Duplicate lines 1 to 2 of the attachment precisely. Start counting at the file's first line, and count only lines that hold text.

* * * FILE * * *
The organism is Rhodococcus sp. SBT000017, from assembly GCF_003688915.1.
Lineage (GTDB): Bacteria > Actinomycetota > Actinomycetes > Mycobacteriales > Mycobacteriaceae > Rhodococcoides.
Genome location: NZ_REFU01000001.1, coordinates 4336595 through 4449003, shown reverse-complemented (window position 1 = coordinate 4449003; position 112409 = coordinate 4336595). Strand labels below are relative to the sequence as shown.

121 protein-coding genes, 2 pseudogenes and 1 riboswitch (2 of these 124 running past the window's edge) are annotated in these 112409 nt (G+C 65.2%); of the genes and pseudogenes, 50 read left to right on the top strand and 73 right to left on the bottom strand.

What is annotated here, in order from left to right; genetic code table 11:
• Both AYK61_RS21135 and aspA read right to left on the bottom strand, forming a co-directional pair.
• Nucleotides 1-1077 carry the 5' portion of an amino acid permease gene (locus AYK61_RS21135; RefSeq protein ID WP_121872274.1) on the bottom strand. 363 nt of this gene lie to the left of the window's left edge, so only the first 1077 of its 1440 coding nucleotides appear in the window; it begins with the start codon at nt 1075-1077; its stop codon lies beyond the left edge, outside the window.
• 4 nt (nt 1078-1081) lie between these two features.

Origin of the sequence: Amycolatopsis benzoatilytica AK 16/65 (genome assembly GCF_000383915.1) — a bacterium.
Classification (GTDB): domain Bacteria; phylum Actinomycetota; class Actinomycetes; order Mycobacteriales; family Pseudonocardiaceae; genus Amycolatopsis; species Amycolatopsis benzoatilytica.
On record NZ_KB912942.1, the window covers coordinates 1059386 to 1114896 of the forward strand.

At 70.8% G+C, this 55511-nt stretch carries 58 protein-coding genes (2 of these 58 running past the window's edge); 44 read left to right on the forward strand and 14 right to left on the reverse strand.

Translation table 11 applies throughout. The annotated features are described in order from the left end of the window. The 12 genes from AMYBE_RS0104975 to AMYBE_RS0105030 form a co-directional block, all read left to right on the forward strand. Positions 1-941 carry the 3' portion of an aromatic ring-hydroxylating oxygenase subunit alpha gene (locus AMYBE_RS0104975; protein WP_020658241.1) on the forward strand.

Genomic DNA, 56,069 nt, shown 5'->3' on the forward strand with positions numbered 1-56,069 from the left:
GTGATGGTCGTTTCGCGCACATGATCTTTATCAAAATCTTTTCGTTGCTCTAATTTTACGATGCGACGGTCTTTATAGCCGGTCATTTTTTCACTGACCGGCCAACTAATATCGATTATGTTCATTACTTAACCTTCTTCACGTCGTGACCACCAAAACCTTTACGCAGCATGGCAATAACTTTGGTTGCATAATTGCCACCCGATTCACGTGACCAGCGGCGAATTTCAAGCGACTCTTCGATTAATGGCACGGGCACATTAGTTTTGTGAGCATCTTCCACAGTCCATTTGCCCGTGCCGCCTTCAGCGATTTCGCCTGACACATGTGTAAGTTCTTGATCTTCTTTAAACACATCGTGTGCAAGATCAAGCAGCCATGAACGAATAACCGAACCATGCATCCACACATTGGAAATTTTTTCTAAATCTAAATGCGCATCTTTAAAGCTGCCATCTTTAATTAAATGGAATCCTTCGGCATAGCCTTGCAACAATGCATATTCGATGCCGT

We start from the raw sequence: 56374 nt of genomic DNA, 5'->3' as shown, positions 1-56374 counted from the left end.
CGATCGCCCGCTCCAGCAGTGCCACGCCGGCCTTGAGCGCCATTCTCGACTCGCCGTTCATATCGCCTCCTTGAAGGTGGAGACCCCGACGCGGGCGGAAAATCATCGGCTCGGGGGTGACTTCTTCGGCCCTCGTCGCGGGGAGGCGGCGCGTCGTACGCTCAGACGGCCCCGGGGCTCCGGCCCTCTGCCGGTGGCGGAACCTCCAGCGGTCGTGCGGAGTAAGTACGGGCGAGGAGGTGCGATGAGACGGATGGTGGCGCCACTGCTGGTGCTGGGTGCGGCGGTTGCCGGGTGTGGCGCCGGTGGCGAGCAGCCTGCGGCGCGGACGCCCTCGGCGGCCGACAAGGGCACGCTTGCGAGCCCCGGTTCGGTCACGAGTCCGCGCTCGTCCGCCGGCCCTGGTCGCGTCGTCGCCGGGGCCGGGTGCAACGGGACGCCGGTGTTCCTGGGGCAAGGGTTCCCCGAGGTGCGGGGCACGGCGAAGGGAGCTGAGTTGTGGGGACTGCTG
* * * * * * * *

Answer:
The organism is Rhodococcus sp. SBT000017, from assembly GCF_003688915.1.
Lineage (GTDB): Bacteria > Actinomycetota > Actinomycetes > Mycobacteriales > Mycobacteriaceae > Rhodococcoides.